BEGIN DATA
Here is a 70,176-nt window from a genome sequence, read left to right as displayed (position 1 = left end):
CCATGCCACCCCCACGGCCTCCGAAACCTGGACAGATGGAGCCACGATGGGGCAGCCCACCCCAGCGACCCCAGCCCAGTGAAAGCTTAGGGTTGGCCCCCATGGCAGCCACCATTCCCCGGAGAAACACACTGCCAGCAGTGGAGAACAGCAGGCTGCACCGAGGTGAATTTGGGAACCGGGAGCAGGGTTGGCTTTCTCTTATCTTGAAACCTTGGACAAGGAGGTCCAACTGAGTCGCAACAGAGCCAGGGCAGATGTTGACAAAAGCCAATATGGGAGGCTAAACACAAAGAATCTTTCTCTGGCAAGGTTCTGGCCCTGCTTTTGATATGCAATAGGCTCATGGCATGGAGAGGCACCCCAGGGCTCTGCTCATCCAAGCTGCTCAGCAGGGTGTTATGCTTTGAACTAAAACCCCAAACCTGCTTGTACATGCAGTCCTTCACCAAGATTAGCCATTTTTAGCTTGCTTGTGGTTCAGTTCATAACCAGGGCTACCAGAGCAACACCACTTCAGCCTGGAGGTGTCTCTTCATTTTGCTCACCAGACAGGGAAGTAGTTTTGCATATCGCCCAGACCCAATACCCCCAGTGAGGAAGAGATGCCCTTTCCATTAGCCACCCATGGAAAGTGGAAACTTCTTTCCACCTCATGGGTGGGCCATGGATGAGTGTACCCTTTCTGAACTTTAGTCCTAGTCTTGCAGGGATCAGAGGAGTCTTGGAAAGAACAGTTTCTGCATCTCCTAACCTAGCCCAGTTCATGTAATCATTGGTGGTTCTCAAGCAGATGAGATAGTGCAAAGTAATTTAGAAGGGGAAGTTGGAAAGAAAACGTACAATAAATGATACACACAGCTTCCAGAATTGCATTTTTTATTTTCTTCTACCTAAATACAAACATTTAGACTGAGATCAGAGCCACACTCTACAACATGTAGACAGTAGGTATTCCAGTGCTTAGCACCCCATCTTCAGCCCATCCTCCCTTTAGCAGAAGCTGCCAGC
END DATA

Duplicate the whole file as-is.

Here is a 70,176-nt window from a genome sequence, read left to right as displayed (position 1 = left end):
CCATGCCACCCCCACGGCCTCCGAAACCTGGACAGATGGAGCCACGATGGGGCAGCCCACCCCAGCGACCCCAGCCCAGTGAAAGCTTAGGGTTGGCCCCCATGGCAGCCACCATTCCCCGGAGAAACACACTGCCAGCAGTGGAGAACAGCAGGCTGCACCGAGGTGAATTTGGGAACCGGGAGCAGGGTTGGCTTTCTCTTATCTTGAAACCTTGGACAAGGAGGTCCAACTGAGTCGCAACAGAGCCAGGGCAGATGTTGACAAAAGCCAATATGGGAGGCTAAACACAAAGAATCTTTCTCTGGCAAGGTTCTGGCCCTGCTTTTGATATGCAATAGGCTCATGGCATGGAGAGGCACCCCAGGGCTCTGCTCATCCAAGCTGCTCAGCAGGGTGTTATGCTTTGAACTAAAACCCCAAACCTGCTTGTACATGCAGTCCTTCACCAAGATTAGCCATTTTTAGCTTGCTTGTGGTTCAGTTCATAACCAGGGCTACCAGAGCAACACCACTTCAGCCTGGAGGTGTCTCTTCATTTTGCTCACCAGACAGGGAAGTAGTTTTGCATATCGCCCAGACCCAATACCCCCAGTGAGGAAGAGATGCCCTTTCCATTAGCCACCCATGGAAAGTGGAAACTTCTTTCCACCTCATGGGTGGGCCATGGATGAGTGTACCCTTTCTGAACTTTAGTCCTAGTCTTGCAGGGATCAGAGGAGTCTTGGAAAGAACAGTTTCTGCATCTCCTAACCTAGCCCAGTTCATGTAATCATTGGTGGTTCTCAAGCAGATGAGATAGTGCAAAGTAATTTAGAAGGGGAAGTTGGAAAGAAAACGTACAATAAATGATACACACAGCTTCCAGAATTGCATTTTTTATTTTCTTCTACCTAAATACAAACATTTAGACTGAGATCAGAGCCACACTCTACAACATGTAGACAGTAGGTATTCCAGTGCTTAGCACCCCATCTTCAGCCCATCCTCCCTTTAGCAGAAGCTGCCAGC